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|Title:||A Group of Seven: A Critical Commentary on the Novellas of Patrick White|
|Keywords:||English;English Language and Literature;English Language and Literature|
|Abstract:||<p>During his thirty years as a writer of fiction, the Australian writer, Patrick White, has attempted all three narrative forms available to him -- the novel, the novella and the short story. In 1973, on the publication of his most ambitious work, The Eye of the Storm, he was awarded the Nobel Prize for Literature. The public and critical recognition he has received since has been based almost entirely on his major novels. The fact remains, however, that, though rather limited in volume, his shorter fiction is as much a part of the world of his imagination as are his novels. The two collections of shorter fiction, The Burnt Ones and The Cockatoos, deal with themes similar to those explored by White in his major works.</p> <p>This thesis deals with the central themes of suffering and illumination in White's works, as these appear in the seven novellas studied here. The thesis is divided into three sections. The determining pattern of these sections is the difference in focus. In the first main section which deals with the novellas, The Dead Roses, The Night The Prowler and A Cheery Soul, the focus is on individual characters. The second main chapter, which studies A Woman's Hand, Sicilian Vespers and The Cockatoos, deals with groups of characters rather than the individual. A brief Interchapter that examines the novella, The Woman who Wasn't Allowed To Keep Cats, which falls into neither of the two main groups, links the two sections together.</p> <p>While the main focus of the study is on the novellas, attempt is also made to point out connections between these and White's major novels.</p>|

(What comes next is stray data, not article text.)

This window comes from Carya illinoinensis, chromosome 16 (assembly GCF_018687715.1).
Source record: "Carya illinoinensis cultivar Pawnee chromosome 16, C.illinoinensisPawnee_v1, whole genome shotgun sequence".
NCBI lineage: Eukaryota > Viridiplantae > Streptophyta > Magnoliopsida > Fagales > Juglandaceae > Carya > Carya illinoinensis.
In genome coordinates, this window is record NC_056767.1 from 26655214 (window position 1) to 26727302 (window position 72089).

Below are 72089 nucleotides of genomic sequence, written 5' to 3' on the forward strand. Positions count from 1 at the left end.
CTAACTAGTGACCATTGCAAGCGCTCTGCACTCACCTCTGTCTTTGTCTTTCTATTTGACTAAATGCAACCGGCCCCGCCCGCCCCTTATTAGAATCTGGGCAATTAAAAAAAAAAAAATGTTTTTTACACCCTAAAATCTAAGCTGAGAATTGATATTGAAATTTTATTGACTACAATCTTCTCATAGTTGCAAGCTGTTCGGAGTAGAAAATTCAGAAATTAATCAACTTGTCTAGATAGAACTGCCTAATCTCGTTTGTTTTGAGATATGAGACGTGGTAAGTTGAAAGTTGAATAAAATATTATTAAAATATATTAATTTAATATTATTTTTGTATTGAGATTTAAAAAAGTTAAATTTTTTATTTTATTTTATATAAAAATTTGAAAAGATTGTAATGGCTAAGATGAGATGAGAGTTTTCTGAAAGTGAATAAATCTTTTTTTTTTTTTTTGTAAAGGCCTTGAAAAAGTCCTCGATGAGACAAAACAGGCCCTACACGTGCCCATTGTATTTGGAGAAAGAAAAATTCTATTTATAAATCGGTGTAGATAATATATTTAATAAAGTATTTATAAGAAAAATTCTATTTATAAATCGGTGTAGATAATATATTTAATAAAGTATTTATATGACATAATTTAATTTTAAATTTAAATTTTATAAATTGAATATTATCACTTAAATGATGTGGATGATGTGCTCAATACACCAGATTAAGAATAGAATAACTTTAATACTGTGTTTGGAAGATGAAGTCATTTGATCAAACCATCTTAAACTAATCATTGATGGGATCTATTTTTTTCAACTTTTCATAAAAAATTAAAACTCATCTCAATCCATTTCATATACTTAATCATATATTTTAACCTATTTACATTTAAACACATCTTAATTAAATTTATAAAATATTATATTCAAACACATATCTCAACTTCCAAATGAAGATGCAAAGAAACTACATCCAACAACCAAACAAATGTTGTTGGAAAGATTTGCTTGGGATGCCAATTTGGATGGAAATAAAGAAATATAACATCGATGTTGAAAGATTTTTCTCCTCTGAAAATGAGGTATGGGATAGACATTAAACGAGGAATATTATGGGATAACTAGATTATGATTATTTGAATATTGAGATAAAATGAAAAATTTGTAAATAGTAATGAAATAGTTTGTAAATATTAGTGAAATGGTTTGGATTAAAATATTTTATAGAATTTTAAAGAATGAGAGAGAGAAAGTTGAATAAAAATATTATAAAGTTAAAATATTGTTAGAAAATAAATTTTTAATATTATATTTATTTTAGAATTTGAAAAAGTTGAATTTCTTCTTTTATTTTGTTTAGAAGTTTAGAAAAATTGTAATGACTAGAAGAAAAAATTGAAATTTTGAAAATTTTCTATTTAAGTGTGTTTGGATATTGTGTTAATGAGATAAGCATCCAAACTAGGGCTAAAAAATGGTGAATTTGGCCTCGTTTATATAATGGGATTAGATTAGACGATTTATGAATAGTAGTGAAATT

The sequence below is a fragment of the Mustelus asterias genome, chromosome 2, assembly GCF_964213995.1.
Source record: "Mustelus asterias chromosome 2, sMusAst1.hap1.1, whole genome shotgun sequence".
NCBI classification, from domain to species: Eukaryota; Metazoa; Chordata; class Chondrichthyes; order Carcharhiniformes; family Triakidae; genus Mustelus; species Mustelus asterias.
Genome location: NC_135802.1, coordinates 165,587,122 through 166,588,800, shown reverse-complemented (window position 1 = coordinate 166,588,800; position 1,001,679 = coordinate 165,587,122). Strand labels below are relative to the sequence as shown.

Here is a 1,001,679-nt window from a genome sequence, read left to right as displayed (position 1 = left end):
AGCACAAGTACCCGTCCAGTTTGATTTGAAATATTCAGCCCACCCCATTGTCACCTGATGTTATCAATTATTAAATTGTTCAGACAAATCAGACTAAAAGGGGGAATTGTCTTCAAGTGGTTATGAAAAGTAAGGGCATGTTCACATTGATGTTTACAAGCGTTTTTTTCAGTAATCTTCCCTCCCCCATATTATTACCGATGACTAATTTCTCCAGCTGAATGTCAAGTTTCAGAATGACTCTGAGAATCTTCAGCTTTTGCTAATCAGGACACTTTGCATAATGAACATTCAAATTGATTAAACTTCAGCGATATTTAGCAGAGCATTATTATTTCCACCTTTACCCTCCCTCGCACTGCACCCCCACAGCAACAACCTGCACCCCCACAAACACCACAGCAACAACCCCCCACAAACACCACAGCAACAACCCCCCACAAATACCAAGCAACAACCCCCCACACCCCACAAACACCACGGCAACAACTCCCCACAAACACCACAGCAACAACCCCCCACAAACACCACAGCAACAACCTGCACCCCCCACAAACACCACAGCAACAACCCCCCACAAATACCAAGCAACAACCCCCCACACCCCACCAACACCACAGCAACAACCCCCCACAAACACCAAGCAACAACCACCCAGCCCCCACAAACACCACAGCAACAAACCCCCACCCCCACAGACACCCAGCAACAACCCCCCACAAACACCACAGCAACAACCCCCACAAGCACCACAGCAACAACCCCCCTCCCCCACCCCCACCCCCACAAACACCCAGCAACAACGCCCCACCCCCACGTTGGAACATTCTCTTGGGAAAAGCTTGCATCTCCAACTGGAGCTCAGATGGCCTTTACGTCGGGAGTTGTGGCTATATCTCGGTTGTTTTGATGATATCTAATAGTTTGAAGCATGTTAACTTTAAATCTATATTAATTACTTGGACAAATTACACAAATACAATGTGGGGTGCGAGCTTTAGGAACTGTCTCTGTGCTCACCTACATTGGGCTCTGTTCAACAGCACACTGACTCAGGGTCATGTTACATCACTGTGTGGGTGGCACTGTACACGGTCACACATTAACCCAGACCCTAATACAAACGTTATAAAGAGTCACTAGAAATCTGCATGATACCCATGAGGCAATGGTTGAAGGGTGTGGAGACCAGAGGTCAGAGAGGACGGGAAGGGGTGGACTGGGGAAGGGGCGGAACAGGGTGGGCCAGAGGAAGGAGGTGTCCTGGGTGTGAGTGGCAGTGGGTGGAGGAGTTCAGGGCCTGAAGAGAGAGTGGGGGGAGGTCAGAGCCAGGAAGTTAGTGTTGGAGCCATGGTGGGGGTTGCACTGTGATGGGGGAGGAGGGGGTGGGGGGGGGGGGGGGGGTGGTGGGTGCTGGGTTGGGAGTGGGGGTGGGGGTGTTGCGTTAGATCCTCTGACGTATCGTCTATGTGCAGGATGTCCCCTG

|Appears in Collections:||Open Access Dissertations and Theses|
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